A Practice to Finish the Year Strong

Photo of an hour glass representing the end of the year

The final months of a calendar or fiscal year are an important time for teams. When you consider the goals you established for the year (or were assigned to you and your team), how are things looking at this juncture? Are you confident you will meet the goals by the end of December, cautiously optimistic, concerned, or slightly panicked? 

Connection Heals Trauma

Man who has experienced trauma sitting on a couch holding head in hands

At some point in life, many people experience some form of trauma. This may be a personal trauma that occurs at home or in the workplace. It might also be a collective trauma, such as the trauma experienced by many in the United States after the 9/11 terrorist attacks.

A number of books have been written about trauma and how to heal from it. Two books we recommend are Untangling the Mind: Why We Behave the Way We Do by David Theodore (“Ted”) George and What Happened to You?: Conversations on Trauma, Resilience, and Healing by Bruce D. Perry and Oprah Winfrey. For those of you who don’t have the time or inclination to explore this topic more deeply, we’d like to share a few points that everyone should be aware of since the ripple effects of trauma can affect relationships and the ability to work effectively.

Missing from the Oppenheimer Movie: The Connection Catalyst


Ever since learning that a movie was being made about J. Robert Oppenheimer and The Manhattan Project, I have been waiting for it to come to movie theaters, curious to see how the man and his work would be portrayed. In my first book, Fired Up or Burned Out: How to Reignite Your Team’s Passion, Creativity, and Productivity, I had written about a particular angle of The Manhattan Project in reference to an element that teams need in order to function well. 

Healing Our Workplaces through Cultures of Connection

Coworkers laughing together in office

The decline of social connection and rise of loneliness in the United States has caught the attention of the U.S. Surgeon General’s office, which prompted the publication of a new advisory.

“The harmful consequences of a society that lacks social connection can be felt in our schools, workplaces, and civic organizations, where performance, productivity, and engagement are diminished,” writes U.S. Surgeon General Vivek Murthy in Our Epidemic of Loneliness and Isolation: The Surgeon General’s Advisory on the Healing Effects of Social Connection and Community released on May 2, 2023. “Given the profound consequences of loneliness and isolation [on individual and societal health], we have an opportunity, and an obligation, to make the same investments in addressing social connection that we have made in addressing tobacco use, obesity, and the addiction crisis.”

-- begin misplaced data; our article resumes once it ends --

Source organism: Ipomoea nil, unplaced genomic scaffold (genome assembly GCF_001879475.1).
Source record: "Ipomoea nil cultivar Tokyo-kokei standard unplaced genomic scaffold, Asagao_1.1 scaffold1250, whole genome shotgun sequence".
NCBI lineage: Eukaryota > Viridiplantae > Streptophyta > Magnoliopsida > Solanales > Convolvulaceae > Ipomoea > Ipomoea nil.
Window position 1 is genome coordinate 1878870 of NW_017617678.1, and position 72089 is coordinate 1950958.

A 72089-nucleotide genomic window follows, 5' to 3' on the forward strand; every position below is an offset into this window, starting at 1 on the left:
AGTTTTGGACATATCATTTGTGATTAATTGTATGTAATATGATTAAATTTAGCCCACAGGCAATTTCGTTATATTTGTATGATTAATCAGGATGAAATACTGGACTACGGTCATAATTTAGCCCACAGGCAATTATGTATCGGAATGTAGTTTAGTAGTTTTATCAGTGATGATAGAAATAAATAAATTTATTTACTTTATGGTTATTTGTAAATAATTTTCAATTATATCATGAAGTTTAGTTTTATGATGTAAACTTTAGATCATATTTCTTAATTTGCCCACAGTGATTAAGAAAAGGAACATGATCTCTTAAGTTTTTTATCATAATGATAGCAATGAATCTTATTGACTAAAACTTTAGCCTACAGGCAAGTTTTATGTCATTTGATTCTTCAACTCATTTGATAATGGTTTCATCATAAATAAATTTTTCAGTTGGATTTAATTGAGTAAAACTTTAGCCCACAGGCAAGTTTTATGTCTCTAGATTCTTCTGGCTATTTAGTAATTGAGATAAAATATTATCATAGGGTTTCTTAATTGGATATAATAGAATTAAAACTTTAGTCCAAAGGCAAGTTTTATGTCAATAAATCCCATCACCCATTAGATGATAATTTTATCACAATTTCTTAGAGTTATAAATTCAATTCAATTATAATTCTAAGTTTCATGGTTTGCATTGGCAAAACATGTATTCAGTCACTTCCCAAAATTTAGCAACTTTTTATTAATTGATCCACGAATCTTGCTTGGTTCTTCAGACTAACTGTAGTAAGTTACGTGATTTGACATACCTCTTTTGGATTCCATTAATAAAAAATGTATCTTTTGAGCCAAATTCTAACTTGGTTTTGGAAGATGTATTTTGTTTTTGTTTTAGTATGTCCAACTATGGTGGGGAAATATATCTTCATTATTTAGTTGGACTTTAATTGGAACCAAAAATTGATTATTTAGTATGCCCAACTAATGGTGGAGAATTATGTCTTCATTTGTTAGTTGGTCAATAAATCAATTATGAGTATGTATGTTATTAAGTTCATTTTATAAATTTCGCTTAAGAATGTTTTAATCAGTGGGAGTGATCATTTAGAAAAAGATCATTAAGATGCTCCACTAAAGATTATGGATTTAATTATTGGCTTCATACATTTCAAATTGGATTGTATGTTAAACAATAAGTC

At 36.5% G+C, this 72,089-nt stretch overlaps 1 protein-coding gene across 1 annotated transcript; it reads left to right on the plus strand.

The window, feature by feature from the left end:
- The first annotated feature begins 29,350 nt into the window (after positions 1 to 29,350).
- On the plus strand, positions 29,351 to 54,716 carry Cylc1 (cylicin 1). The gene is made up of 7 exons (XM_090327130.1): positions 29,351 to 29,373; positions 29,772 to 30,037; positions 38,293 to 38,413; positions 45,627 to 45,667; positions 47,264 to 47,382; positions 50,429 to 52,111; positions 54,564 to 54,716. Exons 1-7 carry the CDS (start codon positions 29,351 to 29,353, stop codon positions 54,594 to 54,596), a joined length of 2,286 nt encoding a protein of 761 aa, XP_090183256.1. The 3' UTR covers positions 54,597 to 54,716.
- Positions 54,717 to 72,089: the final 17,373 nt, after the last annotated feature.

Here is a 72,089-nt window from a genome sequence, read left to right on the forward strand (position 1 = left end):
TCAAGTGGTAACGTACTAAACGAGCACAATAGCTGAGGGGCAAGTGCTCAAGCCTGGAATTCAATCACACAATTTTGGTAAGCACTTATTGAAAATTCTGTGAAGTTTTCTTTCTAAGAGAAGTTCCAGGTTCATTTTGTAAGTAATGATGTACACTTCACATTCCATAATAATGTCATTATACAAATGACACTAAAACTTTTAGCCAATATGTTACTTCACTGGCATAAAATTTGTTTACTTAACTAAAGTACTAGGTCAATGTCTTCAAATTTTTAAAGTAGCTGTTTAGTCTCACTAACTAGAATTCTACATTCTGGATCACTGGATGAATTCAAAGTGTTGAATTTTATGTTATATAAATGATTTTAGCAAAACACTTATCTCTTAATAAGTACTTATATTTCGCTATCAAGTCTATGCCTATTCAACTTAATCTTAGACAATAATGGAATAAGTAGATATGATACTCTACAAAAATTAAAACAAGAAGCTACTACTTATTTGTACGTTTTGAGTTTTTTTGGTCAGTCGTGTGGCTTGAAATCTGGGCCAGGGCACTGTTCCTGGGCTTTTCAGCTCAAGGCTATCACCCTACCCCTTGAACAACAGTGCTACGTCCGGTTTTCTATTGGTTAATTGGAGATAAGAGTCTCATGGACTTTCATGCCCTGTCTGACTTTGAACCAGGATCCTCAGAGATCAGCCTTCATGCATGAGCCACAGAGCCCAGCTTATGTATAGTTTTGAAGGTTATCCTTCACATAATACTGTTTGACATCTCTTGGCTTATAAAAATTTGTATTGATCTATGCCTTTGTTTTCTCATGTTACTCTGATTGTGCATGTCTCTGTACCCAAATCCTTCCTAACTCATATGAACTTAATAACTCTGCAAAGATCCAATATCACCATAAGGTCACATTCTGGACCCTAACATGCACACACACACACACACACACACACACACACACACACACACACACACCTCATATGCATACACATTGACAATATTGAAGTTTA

With a Little Help from My Friends

Person holding up a paper chain of people to represent supportive relationships

On Good Friday this year, I found myself in an operating room with my arms literally stretched out like Jesus on the cross as ten medical professionals prepared me for surgery. To my surprise, as a mask was placed over my nose and mouth to administer general anesthesia, I felt grateful rather than scared.

Rekindling the Inner Flame in Others, and in Ourselves

Portrait of Doug Conant of Conant Leadership

Do you feel like the inner flame that motivates you in your personal and professional life has dimmed? Answering a few questions will provide insight into how you can rekindle your inner light. Before we pose the questions, though, let us share a story that illuminates why contemplating them is so valuable.

Cultivating a Culture of Connection at Home

Happy family washing a dog in the backyard to illustrate connection culture at home

Our focus is on the importance of human connection and cultivating a culture of connection in the workplace, but what we’ve learned about connection applies beyond the realm of our work lives. The principles are relevant for individuals, community groups, sports teams, nations and even families. Knowing that a connection deficit negatively affects our own health and well-being, the health of groups and the health of society, we’ve become concerned observing how the pace and stress of life threaten to squeeze out time for supportive, lifegiving relationships and endeavors. Improving connection in the home can lead toward a more fulfilling life and healthier communities, organizations and nations.

Frances Hesselbein: A Leader of Leaders, Who Cared For People First

Frances Hesselbein

Sitting in the historic St. Bartholomew’s Church in Manhattan before the start of the memorial service for Frances Hesselbein, my thoughts turned to one of the last days I spent time with the remarkable woman who had led the Girl Scouts of the U.S.A. back from decline decades earlier and transformed it into what Peter Drucker described as “the best-managed organization around.”